Kasey, drank a few of those back in the day myself! You may know the story, but the couple who owned Rulo have quit the biz, and possibly sold the name. But for awhile there they were making these amazingly competent wines at affordable prices, and they hand-sold/delivered them up and down the I-5 corridor. Cutting out the distributor/middle man made it possible for them to do it this way--Doug Charles at Compass wines in Anacortes was their first big fan.
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Re: Wine Focus for May 2018: Northwest of North America

by David M. Bueker » Tue May 08, 2018 1:18 am

So they were serving Columbia Winery Merlot on the plane. I did not try it because they were also serving Drouhin Côte de Beaune Villages.
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Re: Wine Focus for May 2018: Northwest of North America

by Robin Garr » Tue May 08, 2018 10:07 am

David M. Bueker wrote:So they were serving Columbia Winery Merlot on the plane. I did not try it because they were also serving Drouhin Côte de Beaune Villages.

Not a difficult choice. :twisted:
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Re: Wine Focus for May 2018: Northwest of North America

by Jenise » Tue May 08, 2018 11:31 am

Poor Columbia Winery. Such a great winery begun by such a great man with a great palate--one the first MWs. And now it's just another Gallo.
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Re: Wine Focus for May 2018: Northwest of North America

by kasey.dubler » Tue May 08, 2018 12:32 pm

Thank you Jenise I actually knew nothing about Rulo. I picked up a few bottles many years ago and remember drinking them and liking them so I put one away to see how it aged, and let me say I was pleasantly surprised! I love Washington Syrah and at under $20 it was a steal, honestly drank nicer than many I've purchased at double the price...
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Re: Wine Focus for May 2018: Northwest of North America

by Jenise » Tue May 08, 2018 1:22 pm

kasey.dubler wrote:Thank you Jenise I actually knew nothing about Rulo. I picked up a few bottles many years ago and remember drinking them and liking them so I put one away to see how it aged, and let me say I was pleasantly surprised! I love Washington Syrah and at under $20 it was a steal, honestly drank nicer than many I've purchased at double the price...


Not surprised at all. I first picked up their syrah for one of the neighborhood tastings I do. It was a huge hit, of course. But what really stands out is that in preparation of the hand-out, I looked at the winery's website and then called them with a question. Talked to the wife, and asked a question about something I'd seen on the website. Not wine-related at all: but this couple were besotted cat people and had recently lost The Best Cat Ever, as had I, and we spent an hour crying together and telling each other cat stories. Always felt very close to them after that.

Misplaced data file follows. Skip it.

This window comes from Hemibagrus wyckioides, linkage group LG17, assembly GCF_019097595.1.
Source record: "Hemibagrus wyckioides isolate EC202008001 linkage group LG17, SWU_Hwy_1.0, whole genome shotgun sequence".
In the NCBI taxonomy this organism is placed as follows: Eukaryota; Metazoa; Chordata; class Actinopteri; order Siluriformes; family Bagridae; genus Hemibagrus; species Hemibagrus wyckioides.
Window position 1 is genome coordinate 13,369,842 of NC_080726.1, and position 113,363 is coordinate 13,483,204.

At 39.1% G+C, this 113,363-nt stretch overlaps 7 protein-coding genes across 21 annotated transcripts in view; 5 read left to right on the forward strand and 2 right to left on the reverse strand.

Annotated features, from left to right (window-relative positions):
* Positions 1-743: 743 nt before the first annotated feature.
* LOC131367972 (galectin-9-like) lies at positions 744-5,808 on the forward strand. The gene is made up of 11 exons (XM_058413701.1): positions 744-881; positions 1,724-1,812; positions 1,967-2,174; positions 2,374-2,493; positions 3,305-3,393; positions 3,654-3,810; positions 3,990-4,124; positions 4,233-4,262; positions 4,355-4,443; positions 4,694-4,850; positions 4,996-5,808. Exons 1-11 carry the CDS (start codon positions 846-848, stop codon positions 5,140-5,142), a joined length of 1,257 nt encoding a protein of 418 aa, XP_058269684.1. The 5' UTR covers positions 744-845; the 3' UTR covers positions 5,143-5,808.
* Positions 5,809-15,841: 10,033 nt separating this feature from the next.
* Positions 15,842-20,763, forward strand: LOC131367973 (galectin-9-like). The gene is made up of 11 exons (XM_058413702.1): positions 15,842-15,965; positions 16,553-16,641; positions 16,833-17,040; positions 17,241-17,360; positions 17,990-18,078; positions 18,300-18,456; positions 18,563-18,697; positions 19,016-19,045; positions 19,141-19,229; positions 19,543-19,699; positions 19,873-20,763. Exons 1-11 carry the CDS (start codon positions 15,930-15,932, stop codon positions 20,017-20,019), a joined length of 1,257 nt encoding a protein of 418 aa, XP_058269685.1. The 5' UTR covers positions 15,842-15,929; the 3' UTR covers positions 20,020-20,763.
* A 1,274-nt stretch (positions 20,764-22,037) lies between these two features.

Speaking of Washington syrahs, ever have a Reynvaan? I have quite a few--wish you were still here, I'd pop one (or two) for you. Not good value at all, just astonishing wines. I'd say 2nd in the state next to Cayuse now.
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Re: Wine Focus for May 2018: Northwest of North America

by kasey.dubler » Tue May 08, 2018 1:28 pm

I love Reynvaan! Gabriel introduced me to them and I met them at a tasting in Seattle, nicest people! I bought a case before I left WA and still have about 6 of their bottles left. Next time I get up there we will have to drink some good wine!
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Re: Wine Focus for May 2018: Northwest of North America

by Jenise » Tue May 08, 2018 1:45 pm

So I've been travelling and not opening much wine at home yet this month, but as I was posting away into Cellar Tracker I realized that a lot of the BC and Idaho wines I'd run into over the past week actually qualify as Pacific Northwest, even if not from my home state, and can contribute to the conversation.


Here's one I purchased in British Columbia years back. A wine seller assured me that it was a sophisticated version and would show beautifully in my neighborhood tasting of PNW Merlots. Boy was she wrong. It was all tannins, a loser at the tasting. This leftover from that tasting has been in my cellar all this time. I thought it would be good by now, so opened it to pair with burgers on Sunday.

2011 Intersection Merlot
Barnyardy. And though the huge early tannins have resolved pretty much, they took the fruit with them. Works okay with food, but not enough soul here for sipping alone. Not a happy experience, but I'm glad it's no longer taking space in the cellar.


Also in the interest of cellar management, I decided to pop these one-offs from Cinder winery in Idaho. Cinder is the maker of the best domestic tempranillo I've ever had and these were an exercise in sampling the rest of the line-up.

2015 Krause & Schnerr Family Cellars Laissez Faire Snake River Valley Red Blend
Ripe and uncomplicated with jammy notes of cooked strawberry and Bazooka bubble gum. Yuck.

2014 Cinder Cabernet/Merlot/Malbec Snake River Valley Red Bordeaux Blend
A rich, cab-dominant red that shows off winemaker Krause's talents. Nothing flashy, but solid in an old-school style. Rewards decanting.

2015 Cinder Chardonnay Snake River Valley
Drinks like a Macon chard--great minerality with sunny climate fruit absent any tropicality. Really like.


Then on Saturday night we had dinner with friends in BC, and they opened these wines:

2014 Township 7 Chardonnay Reserve Okanagan Valley
Township 7's wines have always, no exception, presented as overripe, extracted, and low-acid (many friends around here buy them, the winery's about ten minutes from the border nearest my home), all things I hate. So cringed when I saw this come out and then felt much surprised relief when this turned out to be a pale colored, balanced wine with good varietal character. Effortlessly enjoyable.

2016 Township 7 Chardonnay Unoaked Okanagan Valley VQA
Decent, and neither overripe nor extracted, but a plain Jane quaffer nonetheless, especially after the '14. Put the oak back!

2011 Tinhorn Creek Kerner Icewine Oldfield Series Okanagan Valley VQA
Something you don't see much of further south, but B.C. gets the weather needed to do icewines, and they're always eye-openers.